OKLAHOMA CITY (AP) - In their zeal to tout their faith in the publicsquare, conservatives in Oklahoma may have unwittingly opened the doorto a wide range of religious groups, including Satanists who are seekingto put their own statue next to a Ten Commandments monument outside theStatehouse.
The Republican-controlled Legislature in this stateknown as the buckle of the Bible Belt authorized the privately fundedTen Commandments monument in 2009, and it was placed on the Capitolgrounds last year despite criticism from legal experts who questionedits constitutionality. The Oklahoma chapter of the American CivilLiberties Union has filed a lawsuit seeking its removal.
But theNew York-based Satanic Temple saw an opportunity. It notified thestate's Capitol Preservation Commission that it wants to donate amonument and plans to submit one of several possible designs this month,said Lucien Greaves, a spokesman for the temple.
"We believe thatall monuments should be in good taste and consistent with communitystandards," Greaves wrote in letter to state officials. "Our proposedmonument, as an homage to the historic/literary Satan, will certainlyabide by these guidelines."
Greaves said one potential designinvolves a pentagram, a satanic symbol, while another is meant to be aninteractive display for children. He said he expects the monument, ifapproved by Oklahoma officials, would cost about $20,000.
Republicanstate Rep. Mike Ritze, who spearheaded the push for the TenCommandments monument and whose family helped pay the $10,000 for itsconstruction, declined to comment on the Satanic Temple's effort, butGreaves credited Ritze for opening the door to the group's proposal.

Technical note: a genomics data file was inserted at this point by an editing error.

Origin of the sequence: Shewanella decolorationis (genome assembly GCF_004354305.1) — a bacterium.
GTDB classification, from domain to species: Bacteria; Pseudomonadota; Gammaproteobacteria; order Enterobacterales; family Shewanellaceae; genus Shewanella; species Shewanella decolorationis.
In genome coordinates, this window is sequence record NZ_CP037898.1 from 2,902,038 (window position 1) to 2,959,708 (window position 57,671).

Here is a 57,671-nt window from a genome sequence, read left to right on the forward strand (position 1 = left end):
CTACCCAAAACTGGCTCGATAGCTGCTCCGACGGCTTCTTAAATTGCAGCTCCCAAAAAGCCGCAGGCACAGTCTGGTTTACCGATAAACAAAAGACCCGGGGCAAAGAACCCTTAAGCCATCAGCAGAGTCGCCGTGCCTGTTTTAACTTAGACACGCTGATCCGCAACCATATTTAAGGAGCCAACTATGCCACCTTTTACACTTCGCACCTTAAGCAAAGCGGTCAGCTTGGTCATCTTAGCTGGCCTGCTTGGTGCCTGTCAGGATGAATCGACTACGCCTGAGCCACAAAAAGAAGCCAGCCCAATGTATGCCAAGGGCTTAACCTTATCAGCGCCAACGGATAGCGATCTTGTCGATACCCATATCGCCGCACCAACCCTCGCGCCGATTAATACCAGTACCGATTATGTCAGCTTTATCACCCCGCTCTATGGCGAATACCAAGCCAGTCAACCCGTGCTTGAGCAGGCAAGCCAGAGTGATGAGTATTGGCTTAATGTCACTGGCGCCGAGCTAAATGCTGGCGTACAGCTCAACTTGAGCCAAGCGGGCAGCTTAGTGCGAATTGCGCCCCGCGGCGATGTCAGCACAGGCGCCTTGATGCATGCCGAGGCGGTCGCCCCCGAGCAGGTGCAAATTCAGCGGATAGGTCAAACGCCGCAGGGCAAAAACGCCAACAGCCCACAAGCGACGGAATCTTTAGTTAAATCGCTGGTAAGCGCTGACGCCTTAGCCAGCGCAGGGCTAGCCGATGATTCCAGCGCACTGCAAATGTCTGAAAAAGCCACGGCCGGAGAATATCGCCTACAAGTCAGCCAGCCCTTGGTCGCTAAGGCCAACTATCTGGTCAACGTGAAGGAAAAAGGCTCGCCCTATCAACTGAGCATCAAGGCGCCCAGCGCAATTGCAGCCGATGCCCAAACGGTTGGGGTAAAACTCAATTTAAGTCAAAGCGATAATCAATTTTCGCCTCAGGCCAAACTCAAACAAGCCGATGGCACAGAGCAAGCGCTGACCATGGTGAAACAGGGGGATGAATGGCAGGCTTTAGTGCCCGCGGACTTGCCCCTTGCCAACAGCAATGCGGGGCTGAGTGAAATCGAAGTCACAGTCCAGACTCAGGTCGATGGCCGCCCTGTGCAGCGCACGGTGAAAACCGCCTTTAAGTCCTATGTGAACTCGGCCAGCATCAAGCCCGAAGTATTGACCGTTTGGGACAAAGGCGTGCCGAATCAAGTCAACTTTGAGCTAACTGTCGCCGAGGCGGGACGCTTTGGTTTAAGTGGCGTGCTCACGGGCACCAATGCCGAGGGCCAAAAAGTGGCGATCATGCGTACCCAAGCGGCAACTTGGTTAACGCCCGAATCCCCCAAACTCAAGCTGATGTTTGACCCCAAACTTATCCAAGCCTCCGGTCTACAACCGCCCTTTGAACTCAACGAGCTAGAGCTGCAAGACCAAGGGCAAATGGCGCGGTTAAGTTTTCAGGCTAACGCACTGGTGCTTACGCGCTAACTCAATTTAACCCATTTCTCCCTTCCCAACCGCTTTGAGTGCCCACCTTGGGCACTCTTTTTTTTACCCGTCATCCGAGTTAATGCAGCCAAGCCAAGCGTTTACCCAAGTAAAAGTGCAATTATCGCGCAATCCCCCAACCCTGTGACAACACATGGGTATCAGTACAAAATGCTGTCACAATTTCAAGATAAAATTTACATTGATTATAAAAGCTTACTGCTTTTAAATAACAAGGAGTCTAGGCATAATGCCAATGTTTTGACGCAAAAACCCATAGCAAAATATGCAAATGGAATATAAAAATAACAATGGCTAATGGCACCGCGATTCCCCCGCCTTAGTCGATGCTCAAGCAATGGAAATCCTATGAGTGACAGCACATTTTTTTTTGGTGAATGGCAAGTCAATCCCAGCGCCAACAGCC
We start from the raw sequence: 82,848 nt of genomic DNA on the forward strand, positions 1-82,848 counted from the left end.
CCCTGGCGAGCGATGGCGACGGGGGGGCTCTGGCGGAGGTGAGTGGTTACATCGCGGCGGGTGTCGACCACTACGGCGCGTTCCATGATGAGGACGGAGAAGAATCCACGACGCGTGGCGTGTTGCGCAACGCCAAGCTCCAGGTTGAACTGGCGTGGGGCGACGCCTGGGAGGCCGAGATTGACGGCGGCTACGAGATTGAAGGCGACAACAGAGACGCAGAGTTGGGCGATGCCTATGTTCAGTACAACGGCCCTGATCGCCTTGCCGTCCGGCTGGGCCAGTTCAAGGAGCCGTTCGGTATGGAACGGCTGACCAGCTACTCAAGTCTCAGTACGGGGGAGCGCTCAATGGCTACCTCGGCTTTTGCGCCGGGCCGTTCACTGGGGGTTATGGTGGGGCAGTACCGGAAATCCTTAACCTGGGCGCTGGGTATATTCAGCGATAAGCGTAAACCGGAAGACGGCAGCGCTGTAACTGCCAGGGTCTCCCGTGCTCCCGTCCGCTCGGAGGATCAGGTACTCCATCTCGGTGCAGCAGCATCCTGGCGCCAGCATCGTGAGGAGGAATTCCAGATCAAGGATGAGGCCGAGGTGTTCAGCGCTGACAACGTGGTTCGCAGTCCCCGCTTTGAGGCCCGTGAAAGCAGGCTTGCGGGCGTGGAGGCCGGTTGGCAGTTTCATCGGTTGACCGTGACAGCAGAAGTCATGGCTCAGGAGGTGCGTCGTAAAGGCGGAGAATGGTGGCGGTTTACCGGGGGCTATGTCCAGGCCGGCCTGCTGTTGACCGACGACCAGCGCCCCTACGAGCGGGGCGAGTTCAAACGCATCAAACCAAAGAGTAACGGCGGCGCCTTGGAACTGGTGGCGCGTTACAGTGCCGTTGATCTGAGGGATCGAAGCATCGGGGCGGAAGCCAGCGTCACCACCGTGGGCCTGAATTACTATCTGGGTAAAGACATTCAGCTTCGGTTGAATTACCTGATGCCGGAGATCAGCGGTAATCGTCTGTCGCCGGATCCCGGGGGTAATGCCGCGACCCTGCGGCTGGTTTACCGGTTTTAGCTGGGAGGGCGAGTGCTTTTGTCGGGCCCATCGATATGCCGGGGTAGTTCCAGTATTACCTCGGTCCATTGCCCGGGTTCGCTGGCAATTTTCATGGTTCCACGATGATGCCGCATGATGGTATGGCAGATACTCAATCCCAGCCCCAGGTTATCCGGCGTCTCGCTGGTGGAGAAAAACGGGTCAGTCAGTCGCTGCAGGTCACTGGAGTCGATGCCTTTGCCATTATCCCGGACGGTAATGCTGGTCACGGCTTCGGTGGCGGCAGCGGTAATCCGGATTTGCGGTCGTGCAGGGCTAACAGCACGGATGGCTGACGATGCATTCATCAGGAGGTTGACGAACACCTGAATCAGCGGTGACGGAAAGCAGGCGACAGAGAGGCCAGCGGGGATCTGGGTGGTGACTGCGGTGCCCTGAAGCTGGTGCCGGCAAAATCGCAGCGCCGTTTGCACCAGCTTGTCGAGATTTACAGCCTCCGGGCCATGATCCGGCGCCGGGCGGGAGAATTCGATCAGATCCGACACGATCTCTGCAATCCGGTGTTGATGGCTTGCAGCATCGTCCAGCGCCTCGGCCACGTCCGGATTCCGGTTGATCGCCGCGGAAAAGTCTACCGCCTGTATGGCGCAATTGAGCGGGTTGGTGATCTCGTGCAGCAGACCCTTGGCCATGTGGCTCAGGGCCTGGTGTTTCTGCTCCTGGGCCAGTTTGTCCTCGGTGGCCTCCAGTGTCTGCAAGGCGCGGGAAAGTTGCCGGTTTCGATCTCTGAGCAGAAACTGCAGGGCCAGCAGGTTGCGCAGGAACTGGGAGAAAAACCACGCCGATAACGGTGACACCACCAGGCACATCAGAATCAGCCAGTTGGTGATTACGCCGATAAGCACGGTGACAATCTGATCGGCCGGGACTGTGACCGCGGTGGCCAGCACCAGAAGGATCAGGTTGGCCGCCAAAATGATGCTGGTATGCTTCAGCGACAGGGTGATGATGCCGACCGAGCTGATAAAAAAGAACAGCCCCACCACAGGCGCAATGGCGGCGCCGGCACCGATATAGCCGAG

"He'shelping a satanic agenda grow more than any of us possibly could,"Greaves said. "You don't walk around and see too many satanic templesaround, but when you open the door to public spaces for us, that's whenyou're going to see us."
The Oklahoma Legislature has taken othersteps that many believe blur the line that divides church and state. TheHouse speaker said he wants to build a chapel inside the Capitol tocelebrate Oklahoma's "Judeo-Christian heritage." Several lawmakers havesaid they want to allow nativity scenes and other religious-themedsymbols in public schools.
Republican Rep. Bobby Cleveland, whoplans to introduce one such bill next year, said many Christians feelthey are under attack as a result of political correctness. He dismissedthe notion of Satanists erecting a monument at the Capitol.
"I think these Satanists are a different group," Cleveland said. "You put them under the nut category."
BradyHenderson, legal director for ACLU Oklahoma, said if state officialsallow one type of religious expression, they must allow alternativeforms of expression, although he said a better solution might be toallow none at all on state property.
"We would prefer to seeOklahoma's government officials work to faithfully serve our communitiesand improve the lives of Oklahomans instead of erecting granitemonuments to show us all how righteous they are," Henderson said. "Butif the Ten Commandments, with its overtly Christian message, is allowedto stay at the Capitol, the Satanic Temple's proposed monument cannot berejected because of its different religious viewpoint."